(1) Factor the difference of two squares:

`a^2-b^2=(a+b)(a-b)`

Note that when you check by multiplication, the terms involving ab cancel.

(2) Factor a perfect square trinomial:

`a^2+2ab+b^2=(a+b)(a+b)=(a+b)^2`

`a^2-2ab+b^2=(a-b)(a-b)=(a-b)^2`

(3) Factor the sum/difference of two cubes:

`a^3-b^3=(a-b)(a^2+ab+b^2)`

`a^3+b^3=(a+b)(a^2-ab+b^2)`

You would have to answer the question about sense making for yourself. To...

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(1) Factor the difference of two squares:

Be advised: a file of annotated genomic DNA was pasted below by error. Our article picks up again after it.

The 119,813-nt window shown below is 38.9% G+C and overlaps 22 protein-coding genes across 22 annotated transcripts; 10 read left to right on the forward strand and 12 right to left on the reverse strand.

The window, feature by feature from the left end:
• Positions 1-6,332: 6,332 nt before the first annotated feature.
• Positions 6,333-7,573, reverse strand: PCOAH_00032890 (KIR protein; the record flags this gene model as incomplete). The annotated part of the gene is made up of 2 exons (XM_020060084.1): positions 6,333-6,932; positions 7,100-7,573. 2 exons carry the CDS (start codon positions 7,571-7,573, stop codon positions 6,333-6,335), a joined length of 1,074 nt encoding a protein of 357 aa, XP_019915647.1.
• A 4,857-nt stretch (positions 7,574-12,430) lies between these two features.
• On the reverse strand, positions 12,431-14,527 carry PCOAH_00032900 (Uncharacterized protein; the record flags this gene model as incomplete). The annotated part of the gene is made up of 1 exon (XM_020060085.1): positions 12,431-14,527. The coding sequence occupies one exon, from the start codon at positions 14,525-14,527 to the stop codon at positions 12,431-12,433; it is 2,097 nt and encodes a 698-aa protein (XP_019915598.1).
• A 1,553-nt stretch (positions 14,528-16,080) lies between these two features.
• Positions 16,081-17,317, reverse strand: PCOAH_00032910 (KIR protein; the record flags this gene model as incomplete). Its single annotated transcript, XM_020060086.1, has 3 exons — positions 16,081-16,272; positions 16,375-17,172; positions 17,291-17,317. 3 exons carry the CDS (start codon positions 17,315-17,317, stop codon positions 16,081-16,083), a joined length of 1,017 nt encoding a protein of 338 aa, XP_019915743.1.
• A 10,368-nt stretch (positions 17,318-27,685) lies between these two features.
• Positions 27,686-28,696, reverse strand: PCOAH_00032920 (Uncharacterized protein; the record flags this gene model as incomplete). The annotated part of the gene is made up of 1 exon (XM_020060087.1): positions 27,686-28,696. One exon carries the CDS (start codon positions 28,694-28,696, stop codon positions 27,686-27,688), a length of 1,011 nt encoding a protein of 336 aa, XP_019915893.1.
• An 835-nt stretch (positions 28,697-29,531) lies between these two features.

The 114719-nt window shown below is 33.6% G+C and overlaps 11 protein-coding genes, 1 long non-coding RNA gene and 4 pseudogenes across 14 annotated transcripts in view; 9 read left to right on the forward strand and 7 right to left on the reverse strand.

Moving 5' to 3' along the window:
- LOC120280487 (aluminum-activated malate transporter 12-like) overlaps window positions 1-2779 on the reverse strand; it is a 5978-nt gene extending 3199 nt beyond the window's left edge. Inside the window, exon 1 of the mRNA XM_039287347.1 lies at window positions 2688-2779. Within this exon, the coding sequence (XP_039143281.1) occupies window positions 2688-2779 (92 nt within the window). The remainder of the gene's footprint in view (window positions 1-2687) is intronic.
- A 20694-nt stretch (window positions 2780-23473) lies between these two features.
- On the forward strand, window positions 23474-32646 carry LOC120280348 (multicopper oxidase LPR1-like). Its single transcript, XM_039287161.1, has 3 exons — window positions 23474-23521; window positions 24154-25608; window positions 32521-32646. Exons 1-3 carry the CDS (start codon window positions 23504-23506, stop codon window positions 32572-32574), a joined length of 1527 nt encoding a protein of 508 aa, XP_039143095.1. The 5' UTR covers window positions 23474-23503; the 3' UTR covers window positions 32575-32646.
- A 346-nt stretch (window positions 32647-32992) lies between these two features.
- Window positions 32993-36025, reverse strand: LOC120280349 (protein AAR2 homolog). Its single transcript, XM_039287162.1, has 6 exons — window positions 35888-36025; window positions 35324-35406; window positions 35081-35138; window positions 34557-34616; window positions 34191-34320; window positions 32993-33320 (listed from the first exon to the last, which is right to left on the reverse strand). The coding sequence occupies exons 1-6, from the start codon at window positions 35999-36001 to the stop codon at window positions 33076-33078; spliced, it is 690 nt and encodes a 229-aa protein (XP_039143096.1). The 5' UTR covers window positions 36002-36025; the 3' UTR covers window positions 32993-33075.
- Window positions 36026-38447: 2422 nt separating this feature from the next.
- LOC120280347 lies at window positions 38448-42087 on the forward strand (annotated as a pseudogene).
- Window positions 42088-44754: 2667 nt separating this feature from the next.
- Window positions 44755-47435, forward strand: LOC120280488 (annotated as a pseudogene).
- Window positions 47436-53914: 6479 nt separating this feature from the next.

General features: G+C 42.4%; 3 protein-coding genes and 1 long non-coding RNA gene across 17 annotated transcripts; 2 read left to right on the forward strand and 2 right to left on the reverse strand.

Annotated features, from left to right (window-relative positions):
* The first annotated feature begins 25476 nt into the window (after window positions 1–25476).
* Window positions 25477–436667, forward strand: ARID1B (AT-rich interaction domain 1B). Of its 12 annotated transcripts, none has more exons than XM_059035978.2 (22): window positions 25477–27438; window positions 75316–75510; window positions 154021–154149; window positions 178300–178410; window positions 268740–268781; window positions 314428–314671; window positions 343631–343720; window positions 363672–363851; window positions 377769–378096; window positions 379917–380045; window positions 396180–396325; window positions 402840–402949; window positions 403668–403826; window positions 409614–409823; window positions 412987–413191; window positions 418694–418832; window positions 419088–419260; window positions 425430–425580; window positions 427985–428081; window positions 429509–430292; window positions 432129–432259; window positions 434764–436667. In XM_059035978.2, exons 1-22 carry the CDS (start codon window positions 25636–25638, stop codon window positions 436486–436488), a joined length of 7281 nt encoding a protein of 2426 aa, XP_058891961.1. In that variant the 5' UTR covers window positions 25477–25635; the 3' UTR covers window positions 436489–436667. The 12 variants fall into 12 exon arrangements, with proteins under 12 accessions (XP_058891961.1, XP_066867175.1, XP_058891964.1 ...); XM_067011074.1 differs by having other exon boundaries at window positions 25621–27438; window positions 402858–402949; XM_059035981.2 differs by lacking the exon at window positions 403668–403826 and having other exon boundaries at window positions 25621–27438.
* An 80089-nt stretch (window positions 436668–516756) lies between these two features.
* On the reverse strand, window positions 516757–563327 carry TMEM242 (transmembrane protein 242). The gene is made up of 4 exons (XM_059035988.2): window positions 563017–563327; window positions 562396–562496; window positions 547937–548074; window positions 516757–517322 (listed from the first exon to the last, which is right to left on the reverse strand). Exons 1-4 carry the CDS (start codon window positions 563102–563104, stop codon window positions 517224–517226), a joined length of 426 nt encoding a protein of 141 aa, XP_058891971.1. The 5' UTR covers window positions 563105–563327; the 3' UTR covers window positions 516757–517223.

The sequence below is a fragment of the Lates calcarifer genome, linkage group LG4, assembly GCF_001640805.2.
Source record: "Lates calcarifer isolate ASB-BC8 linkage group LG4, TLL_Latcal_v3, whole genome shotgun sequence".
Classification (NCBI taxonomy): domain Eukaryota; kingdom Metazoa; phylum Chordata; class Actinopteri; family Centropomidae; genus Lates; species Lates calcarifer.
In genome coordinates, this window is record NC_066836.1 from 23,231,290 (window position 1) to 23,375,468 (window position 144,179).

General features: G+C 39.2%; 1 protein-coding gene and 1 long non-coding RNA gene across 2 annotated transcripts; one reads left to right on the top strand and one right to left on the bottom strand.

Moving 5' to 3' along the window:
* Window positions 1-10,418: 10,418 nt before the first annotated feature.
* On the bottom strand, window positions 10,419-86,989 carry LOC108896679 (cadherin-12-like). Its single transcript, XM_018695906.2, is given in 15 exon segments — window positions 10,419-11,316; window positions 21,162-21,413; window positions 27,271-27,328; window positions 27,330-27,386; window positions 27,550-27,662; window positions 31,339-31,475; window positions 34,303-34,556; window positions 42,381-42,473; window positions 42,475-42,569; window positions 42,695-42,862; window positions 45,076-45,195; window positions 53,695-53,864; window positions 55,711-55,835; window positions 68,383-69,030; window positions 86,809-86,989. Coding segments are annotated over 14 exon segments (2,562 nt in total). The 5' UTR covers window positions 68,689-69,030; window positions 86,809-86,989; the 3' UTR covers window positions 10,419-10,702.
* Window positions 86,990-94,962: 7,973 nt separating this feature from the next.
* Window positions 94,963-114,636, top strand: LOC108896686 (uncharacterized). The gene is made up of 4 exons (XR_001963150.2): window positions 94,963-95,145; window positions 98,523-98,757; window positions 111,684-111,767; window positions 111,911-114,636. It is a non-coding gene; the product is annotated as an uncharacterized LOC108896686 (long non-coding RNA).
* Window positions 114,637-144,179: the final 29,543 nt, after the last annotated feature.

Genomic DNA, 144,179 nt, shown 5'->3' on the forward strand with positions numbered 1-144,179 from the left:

`a^2-b^2=(a+b)(a-b)`

Note that when you check by multiplication, the terms involving ab cancel.

(2) Factor a perfect square trinomial:

`a^2+2ab+b^2=(a+b)(a+b)=(a+b)^2`

`a^2-2ab+b^2=(a-b)(a-b)=(a-b)^2`

(3) Factor the sum/difference of two cubes:

`a^3-b^3=(a-b)(a^2+ab+b^2)`

`a^3+b^3=(a+b)(a^2-ab+b^2)`

You would have to answer the question about sense making for yourself. To me, the perfect square trinomial is easiest to see because I know a geometric interpretation -- draw a square whose sides are a+b -- the square can be partitioned into a square of side a, a square of side b, and 2 rectangles of sides a,b.